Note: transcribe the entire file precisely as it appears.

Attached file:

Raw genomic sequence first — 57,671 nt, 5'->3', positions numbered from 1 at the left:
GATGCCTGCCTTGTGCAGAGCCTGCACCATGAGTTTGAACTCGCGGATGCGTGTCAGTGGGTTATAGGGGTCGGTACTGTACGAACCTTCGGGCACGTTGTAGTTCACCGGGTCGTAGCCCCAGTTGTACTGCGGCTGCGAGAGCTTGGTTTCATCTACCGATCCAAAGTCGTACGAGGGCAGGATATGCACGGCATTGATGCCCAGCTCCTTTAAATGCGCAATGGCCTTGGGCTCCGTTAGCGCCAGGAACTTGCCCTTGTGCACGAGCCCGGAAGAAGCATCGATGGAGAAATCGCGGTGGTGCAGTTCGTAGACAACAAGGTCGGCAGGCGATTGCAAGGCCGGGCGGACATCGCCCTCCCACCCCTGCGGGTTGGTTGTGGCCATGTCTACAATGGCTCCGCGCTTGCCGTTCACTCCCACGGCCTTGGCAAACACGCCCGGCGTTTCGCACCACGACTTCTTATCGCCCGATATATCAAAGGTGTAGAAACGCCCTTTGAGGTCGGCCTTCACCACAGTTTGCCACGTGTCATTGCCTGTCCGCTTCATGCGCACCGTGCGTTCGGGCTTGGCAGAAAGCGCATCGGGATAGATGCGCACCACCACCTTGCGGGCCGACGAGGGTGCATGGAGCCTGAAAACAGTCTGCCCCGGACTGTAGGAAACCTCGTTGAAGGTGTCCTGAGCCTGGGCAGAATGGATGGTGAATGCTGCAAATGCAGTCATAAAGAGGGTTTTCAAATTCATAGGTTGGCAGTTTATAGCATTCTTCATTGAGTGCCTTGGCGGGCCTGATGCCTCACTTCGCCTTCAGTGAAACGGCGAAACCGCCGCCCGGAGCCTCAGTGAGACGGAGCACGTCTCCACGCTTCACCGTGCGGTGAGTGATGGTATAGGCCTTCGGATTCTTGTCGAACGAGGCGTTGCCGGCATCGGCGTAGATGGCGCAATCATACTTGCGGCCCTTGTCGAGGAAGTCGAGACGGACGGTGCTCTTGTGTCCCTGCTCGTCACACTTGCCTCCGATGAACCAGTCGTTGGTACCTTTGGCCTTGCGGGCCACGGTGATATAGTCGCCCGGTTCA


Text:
Raw genomic sequence first — 57,671 nt, 5'->3', positions numbered from 1 at the left:
GATGCCTGCCTTGTGCAGAGCCTGCACCATGAGTTTGAACTCGCGGATGCGTGTCAGTGGGTTATAGGGGTCGGTACTGTACGAACCTTCGGGCACGTTGTAGTTCACCGGGTCGTAGCCCCAGTTGTACTGCGGCTGCGAGAGCTTGGTTTCATCTACCGATCCAAAGTCGTACGAGGGCAGGATATGCACGGCATTGATGCCCAGCTCCTTTAAATGCGCAATGGCCTTGGGCTCCGTTAGCGCCAGGAACTTGCCCTTGTGCACGAGCCCGGAAGAAGCATCGATGGAGAAATCGCGGTGGTGCAGTTCGTAGACAACAAGGTCGGCAGGCGATTGCAAGGCCGGGCGGACATCGCCCTCCCACCCCTGCGGGTTGGTTGTGGCCATGTCTACAATGGCTCCGCGCTTGCCGTTCACTCCCACGGCCTTGGCAAACACGCCCGGCGTTTCGCACCACGACTTCTTATCGCCCGATATATCAAAGGTGTAGAAACGCCCTTTGAGGTCGGCCTTCACCACAGTTTGCCACGTGTCATTGCCTGTCCGCTTCATGCGCACCGTGCGTTCGGGCTTGGCAGAAAGCGCATCGGGATAGATGCGCACCACCACCTTGCGGGCCGACGAGGGTGCATGGAGCCTGAAAACAGTCTGCCCCGGACTGTAGGAAACCTCGTTGAAGGTGTCCTGAGCCTGGGCAGAATGGATGGTGAATGCTGCAAATGCAGTCATAAAGAGGGTTTTCAAATTCATAGGTTGGCAGTTTATAGCATTCTTCATTGAGTGCCTTGGCGGGCCTGATGCCTCACTTCGCCTTCAGTGAAACGGCGAAACCGCCGCCCGGAGCCTCAGTGAGACGGAGCACGTCTCCACGCTTCACCGTGCGGTGAGTGATGGTATAGGCCTTCGGATTCTTGTCGAACGAGGCGTTGCCGGCATCGGCGTAGATGGCGCAATCATACTTGCGGCCCTTGTCGAGGAAGTCGAGACGGACGGTGCTCTTGTGTCCCTGCTCGTCACACTTGCCTCCGATGAACCAGTCGTTGGTACCTTTGGCCTTGCGGGCCACGGTGATATAGTCGCCCGGTTCA